Spectacular Underwing Moths III

We have a new expedition of Spectacular Underwing Moths! In this new expedition you will see familiar faces (species), but you will also see new ones. While it is hard to differentiate the new species from the old, there is one that will set itself apart: The Epione Underwing. The goal of this project is to look at the distribution of underwing moths over the last 100+ years. These data are needed to understand how distributions might have changed over time, and the only way to discover this is by transcribing specimen labels that are pinned to each specimen from the Florida Museum of Natural History’s McGuire Center.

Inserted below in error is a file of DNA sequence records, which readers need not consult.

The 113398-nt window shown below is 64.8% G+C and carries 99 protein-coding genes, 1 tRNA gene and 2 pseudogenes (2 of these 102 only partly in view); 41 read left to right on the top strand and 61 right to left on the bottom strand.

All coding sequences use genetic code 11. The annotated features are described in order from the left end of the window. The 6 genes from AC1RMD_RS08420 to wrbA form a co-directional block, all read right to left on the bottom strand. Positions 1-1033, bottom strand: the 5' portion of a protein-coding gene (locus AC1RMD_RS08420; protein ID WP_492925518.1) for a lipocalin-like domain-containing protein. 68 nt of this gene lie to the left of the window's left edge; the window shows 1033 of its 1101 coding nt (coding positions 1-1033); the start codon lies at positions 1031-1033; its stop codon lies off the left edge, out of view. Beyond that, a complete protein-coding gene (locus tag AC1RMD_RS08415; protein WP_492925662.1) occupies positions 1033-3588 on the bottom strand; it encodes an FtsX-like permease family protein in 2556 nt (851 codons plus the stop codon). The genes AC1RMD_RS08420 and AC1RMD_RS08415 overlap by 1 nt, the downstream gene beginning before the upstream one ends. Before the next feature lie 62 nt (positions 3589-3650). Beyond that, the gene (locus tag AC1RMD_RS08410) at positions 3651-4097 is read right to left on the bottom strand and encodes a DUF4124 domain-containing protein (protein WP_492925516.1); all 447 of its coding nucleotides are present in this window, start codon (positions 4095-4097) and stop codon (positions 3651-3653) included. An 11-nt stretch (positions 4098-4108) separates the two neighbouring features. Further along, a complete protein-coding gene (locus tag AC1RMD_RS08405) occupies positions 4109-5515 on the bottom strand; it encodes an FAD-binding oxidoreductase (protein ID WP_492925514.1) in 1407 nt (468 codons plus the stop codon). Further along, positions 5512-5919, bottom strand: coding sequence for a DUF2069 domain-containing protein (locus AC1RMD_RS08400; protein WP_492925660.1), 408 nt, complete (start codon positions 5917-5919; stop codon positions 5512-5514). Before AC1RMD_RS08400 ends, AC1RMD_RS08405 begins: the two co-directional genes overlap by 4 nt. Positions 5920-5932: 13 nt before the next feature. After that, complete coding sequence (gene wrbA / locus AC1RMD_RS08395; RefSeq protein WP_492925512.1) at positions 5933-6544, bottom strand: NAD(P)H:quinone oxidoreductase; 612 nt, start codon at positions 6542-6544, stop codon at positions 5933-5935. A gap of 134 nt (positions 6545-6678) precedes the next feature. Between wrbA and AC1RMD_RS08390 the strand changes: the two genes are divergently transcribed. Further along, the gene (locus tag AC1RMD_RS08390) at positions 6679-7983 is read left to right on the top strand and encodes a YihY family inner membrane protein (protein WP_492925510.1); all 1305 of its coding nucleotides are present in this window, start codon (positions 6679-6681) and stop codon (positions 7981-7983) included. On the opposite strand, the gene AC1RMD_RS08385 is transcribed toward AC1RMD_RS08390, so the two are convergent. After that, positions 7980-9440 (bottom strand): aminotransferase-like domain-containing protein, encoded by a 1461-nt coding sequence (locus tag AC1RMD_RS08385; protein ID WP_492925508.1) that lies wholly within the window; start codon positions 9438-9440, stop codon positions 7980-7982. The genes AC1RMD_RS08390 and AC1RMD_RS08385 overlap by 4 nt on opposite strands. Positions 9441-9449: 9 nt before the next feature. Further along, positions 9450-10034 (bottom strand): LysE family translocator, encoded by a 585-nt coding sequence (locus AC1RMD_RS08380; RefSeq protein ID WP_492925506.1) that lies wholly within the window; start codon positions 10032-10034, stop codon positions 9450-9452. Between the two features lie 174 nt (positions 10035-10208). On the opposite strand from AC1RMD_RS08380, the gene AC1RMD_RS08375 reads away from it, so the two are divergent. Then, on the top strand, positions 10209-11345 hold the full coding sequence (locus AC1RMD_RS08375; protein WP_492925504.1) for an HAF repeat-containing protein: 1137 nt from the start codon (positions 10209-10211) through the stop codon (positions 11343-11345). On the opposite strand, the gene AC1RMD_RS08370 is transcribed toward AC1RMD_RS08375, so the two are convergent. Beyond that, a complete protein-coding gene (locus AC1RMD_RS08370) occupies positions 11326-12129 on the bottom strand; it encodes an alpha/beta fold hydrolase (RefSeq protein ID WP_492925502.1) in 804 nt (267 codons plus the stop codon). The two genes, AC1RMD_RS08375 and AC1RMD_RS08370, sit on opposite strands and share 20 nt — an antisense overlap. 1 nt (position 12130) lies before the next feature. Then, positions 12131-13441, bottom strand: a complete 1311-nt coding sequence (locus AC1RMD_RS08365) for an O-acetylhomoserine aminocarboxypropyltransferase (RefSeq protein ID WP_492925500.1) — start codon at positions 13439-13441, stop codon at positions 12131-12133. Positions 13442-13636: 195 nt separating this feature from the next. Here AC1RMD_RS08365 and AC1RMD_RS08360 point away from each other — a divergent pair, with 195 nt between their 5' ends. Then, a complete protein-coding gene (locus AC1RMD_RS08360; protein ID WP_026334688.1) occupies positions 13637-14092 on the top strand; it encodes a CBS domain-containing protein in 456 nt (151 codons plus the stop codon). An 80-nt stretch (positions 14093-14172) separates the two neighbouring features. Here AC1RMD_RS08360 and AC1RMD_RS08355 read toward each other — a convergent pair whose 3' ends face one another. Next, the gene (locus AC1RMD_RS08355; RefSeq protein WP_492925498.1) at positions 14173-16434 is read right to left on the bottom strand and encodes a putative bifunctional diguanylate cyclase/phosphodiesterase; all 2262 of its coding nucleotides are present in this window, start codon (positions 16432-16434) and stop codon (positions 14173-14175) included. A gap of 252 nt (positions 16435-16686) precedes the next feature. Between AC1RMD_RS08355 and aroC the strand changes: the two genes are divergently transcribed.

It’s important to remember that you will be looking at two images per moth, dorsal and ventral. The reason for this is because there has been important information on the back of labels. So be sure to check both images! While checking both images, look at the amazing patterns, or lack of patterns, and the colors of the moth. The Epione Underwing does not have bright stripe markings, it has a solid-color hindwing. It might seem drab, but take a closer look at the moth’s ventral side, where a pattern resides. Obtaining these data from both sides of the label is very important for research and conservation of these beautiful moths, so please help!


— Stacey Huber, University of Florida


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